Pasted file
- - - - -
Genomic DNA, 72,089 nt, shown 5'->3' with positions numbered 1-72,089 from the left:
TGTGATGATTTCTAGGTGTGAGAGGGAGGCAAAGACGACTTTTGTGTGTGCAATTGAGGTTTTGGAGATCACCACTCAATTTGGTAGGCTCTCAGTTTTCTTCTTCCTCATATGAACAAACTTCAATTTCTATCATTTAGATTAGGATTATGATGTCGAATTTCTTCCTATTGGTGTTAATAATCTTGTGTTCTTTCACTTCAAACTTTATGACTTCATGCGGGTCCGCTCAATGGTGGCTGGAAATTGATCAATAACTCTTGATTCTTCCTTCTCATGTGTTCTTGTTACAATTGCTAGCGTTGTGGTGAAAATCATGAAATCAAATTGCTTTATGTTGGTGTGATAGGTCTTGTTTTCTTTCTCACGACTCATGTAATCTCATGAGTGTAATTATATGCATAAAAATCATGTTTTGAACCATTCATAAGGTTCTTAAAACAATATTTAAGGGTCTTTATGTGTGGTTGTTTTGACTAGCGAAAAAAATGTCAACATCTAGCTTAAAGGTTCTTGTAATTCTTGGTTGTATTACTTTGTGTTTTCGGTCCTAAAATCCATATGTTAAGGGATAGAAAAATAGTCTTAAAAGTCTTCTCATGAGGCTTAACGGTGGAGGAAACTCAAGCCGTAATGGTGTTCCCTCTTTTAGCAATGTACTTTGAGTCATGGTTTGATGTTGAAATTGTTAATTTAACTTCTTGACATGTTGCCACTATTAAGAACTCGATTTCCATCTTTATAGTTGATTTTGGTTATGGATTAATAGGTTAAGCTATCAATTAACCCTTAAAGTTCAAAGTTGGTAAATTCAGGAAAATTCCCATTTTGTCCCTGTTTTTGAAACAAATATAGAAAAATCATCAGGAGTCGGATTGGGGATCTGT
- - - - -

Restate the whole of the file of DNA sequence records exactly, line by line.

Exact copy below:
Genomic DNA, 72,089 nt, shown 5'->3' with positions numbered 1-72,089 from the left:
TGTGATGATTTCTAGGTGTGAGAGGGAGGCAAAGACGACTTTTGTGTGTGCAATTGAGGTTTTGGAGATCACCACTCAATTTGGTAGGCTCTCAGTTTTCTTCTTCCTCATATGAACAAACTTCAATTTCTATCATTTAGATTAGGATTATGATGTCGAATTTCTTCCTATTGGTGTTAATAATCTTGTGTTCTTTCACTTCAAACTTTATGACTTCATGCGGGTCCGCTCAATGGTGGCTGGAAATTGATCAATAACTCTTGATTCTTCCTTCTCATGTGTTCTTGTTACAATTGCTAGCGTTGTGGTGAAAATCATGAAATCAAATTGCTTTATGTTGGTGTGATAGGTCTTGTTTTCTTTCTCACGACTCATGTAATCTCATGAGTGTAATTATATGCATAAAAATCATGTTTTGAACCATTCATAAGGTTCTTAAAACAATATTTAAGGGTCTTTATGTGTGGTTGTTTTGACTAGCGAAAAAAATGTCAACATCTAGCTTAAAGGTTCTTGTAATTCTTGGTTGTATTACTTTGTGTTTTCGGTCCTAAAATCCATATGTTAAGGGATAGAAAAATAGTCTTAAAAGTCTTCTCATGAGGCTTAACGGTGGAGGAAACTCAAGCCGTAATGGTGTTCCCTCTTTTAGCAATGTACTTTGAGTCATGGTTTGATGTTGAAATTGTTAATTTAACTTCTTGACATGTTGCCACTATTAAGAACTCGATTTCCATCTTTATAGTTGATTTTGGTTATGGATTAATAGGTTAAGCTATCAATTAACCCTTAAAGTTCAAAGTTGGTAAATTCAGGAAAATTCCCATTTTGTCCCTGTTTTTGAAACAAATATAGAAAAATCATCAGGAGTCGGATTGGGGATCTGT